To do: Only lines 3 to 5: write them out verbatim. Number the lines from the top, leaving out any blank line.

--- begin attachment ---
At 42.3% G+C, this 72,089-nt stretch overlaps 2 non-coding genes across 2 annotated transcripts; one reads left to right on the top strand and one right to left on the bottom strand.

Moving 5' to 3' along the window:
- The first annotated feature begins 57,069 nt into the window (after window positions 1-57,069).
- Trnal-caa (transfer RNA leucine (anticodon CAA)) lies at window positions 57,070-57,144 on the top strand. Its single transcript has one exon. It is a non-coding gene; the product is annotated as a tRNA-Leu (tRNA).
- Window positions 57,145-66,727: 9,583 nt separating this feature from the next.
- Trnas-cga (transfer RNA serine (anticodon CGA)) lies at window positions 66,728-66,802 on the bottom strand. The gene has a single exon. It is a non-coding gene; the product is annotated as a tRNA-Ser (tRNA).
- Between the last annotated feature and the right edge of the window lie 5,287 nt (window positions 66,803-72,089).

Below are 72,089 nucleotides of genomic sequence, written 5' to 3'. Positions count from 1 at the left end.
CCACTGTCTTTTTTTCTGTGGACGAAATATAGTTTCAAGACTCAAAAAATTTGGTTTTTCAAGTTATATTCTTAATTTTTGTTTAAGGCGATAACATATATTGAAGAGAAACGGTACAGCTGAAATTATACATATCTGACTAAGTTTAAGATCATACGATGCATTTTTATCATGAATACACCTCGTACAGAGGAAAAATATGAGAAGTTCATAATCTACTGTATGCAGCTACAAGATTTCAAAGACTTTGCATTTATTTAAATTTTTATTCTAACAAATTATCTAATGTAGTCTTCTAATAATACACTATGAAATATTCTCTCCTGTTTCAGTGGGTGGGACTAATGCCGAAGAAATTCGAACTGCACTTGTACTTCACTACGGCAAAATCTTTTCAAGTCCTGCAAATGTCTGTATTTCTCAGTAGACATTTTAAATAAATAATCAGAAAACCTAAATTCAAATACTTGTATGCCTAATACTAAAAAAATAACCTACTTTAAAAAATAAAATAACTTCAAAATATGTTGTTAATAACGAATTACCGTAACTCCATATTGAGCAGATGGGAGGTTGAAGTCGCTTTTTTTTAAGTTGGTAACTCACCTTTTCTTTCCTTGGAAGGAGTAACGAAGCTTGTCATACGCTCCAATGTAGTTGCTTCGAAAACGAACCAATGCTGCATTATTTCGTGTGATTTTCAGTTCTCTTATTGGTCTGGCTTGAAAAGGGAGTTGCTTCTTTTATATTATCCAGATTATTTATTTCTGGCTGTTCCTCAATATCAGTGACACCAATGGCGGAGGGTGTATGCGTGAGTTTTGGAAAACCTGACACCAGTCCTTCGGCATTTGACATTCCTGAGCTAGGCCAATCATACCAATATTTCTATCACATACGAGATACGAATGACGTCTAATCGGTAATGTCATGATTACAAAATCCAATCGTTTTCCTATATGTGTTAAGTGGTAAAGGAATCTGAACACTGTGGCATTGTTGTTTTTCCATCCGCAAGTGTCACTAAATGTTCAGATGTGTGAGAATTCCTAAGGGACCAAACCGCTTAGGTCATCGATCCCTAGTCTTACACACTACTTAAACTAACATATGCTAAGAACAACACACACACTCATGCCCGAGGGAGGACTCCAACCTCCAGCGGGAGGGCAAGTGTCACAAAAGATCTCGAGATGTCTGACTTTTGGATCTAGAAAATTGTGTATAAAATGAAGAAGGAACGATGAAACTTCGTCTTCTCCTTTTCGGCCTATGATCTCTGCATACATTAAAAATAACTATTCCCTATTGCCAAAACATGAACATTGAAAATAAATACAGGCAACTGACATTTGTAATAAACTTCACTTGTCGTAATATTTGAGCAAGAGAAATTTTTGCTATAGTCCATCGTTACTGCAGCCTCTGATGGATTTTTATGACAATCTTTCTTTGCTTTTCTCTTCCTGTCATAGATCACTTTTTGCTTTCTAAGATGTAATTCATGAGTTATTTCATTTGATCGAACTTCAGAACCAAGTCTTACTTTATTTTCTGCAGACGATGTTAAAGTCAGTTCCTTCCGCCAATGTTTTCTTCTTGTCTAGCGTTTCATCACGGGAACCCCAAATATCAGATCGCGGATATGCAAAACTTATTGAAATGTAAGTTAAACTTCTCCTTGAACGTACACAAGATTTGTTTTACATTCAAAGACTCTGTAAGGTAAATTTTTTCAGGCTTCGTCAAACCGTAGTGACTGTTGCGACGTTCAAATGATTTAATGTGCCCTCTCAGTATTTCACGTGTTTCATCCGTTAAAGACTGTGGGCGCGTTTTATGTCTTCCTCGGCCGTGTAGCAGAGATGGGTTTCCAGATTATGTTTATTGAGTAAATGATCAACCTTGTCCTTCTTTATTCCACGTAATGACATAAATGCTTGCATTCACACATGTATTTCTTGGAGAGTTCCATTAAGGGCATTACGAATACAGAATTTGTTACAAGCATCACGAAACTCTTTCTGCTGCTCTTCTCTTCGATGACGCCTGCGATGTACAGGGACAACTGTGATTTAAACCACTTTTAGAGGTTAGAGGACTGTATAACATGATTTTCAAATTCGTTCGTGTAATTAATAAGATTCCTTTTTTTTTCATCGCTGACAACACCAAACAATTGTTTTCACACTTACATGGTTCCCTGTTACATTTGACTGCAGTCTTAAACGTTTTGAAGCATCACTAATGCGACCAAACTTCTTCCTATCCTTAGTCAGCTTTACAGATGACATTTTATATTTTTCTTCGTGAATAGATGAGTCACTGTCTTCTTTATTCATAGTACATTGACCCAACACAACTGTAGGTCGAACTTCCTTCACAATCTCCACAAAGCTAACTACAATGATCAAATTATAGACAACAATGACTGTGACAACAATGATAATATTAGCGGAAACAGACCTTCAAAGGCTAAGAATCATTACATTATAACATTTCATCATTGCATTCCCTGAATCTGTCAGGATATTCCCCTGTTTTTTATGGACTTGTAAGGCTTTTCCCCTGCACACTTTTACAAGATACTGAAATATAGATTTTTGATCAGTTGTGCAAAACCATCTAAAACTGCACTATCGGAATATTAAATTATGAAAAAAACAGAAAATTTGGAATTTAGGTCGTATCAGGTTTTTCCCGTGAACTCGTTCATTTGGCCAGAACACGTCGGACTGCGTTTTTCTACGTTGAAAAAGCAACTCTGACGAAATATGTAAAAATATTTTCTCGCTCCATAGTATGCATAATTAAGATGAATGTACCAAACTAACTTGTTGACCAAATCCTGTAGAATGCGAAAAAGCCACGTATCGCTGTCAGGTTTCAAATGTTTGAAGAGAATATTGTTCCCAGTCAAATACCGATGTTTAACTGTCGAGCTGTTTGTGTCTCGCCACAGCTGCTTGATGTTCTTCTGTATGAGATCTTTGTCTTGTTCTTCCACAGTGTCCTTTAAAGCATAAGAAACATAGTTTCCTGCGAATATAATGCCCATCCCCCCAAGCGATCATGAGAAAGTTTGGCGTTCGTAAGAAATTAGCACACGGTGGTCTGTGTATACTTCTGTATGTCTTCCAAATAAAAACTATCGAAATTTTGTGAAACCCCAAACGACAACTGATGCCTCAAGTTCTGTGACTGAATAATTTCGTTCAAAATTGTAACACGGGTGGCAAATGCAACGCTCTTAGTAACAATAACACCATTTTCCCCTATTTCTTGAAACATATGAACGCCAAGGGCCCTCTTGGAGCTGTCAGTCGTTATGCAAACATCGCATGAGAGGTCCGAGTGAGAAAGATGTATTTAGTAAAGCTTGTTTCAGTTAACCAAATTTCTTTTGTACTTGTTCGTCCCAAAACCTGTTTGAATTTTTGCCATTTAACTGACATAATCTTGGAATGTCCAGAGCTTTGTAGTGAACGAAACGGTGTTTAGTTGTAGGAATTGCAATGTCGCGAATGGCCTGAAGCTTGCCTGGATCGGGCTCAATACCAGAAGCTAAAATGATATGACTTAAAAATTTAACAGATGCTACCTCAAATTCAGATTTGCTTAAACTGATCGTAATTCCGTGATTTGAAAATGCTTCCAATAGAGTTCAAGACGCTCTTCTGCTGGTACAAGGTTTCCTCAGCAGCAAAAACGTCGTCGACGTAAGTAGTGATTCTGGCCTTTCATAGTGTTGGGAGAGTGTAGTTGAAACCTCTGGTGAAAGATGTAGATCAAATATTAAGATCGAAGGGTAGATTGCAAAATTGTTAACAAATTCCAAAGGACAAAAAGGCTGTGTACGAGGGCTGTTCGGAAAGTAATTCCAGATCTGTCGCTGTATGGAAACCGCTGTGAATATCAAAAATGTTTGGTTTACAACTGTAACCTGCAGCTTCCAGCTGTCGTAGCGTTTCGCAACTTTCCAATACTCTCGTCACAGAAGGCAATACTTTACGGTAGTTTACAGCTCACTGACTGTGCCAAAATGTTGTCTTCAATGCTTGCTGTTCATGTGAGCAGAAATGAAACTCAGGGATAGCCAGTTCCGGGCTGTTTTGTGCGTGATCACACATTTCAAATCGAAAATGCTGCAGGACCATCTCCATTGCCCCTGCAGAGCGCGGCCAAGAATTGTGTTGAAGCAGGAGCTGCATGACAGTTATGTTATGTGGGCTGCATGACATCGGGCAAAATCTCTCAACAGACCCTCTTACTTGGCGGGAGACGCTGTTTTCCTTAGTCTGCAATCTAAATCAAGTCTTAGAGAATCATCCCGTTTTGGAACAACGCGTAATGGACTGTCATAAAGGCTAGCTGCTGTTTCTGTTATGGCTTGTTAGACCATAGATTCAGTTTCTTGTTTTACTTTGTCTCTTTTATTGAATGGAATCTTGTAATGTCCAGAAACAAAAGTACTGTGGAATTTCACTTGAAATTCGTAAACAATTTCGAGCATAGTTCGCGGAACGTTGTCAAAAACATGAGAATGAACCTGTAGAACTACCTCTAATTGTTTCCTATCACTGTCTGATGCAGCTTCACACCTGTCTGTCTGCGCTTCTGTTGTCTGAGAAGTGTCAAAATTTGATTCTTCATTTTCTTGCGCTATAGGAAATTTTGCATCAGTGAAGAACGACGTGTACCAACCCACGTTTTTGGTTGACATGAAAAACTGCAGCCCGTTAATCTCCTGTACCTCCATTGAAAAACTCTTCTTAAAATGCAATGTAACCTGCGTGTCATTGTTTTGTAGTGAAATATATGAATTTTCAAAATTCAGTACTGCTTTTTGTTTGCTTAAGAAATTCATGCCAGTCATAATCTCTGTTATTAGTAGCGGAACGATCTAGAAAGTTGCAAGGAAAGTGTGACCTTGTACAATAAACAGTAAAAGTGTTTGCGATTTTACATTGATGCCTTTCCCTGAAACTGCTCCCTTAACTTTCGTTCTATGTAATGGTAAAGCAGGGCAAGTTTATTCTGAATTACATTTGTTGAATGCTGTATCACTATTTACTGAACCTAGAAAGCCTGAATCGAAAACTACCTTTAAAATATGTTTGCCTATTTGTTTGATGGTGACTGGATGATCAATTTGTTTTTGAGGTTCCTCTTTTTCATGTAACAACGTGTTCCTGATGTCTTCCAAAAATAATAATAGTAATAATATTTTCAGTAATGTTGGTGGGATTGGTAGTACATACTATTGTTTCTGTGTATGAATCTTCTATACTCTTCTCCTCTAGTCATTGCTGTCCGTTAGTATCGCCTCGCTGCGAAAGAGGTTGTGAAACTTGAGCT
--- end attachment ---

- The first annotated feature begins 57,069 nt into the window (after window positions 1-57,069).
- Trnal-caa (transfer RNA leucine (anticodon CAA)) lies at window positions 57,070-57,144 on the top strand. Its single transcript has one exon. It is a non-coding gene; the product is annotated as a tRNA-Leu (tRNA).
- Window positions 57,145-66,727: 9,583 nt separating this feature from the next.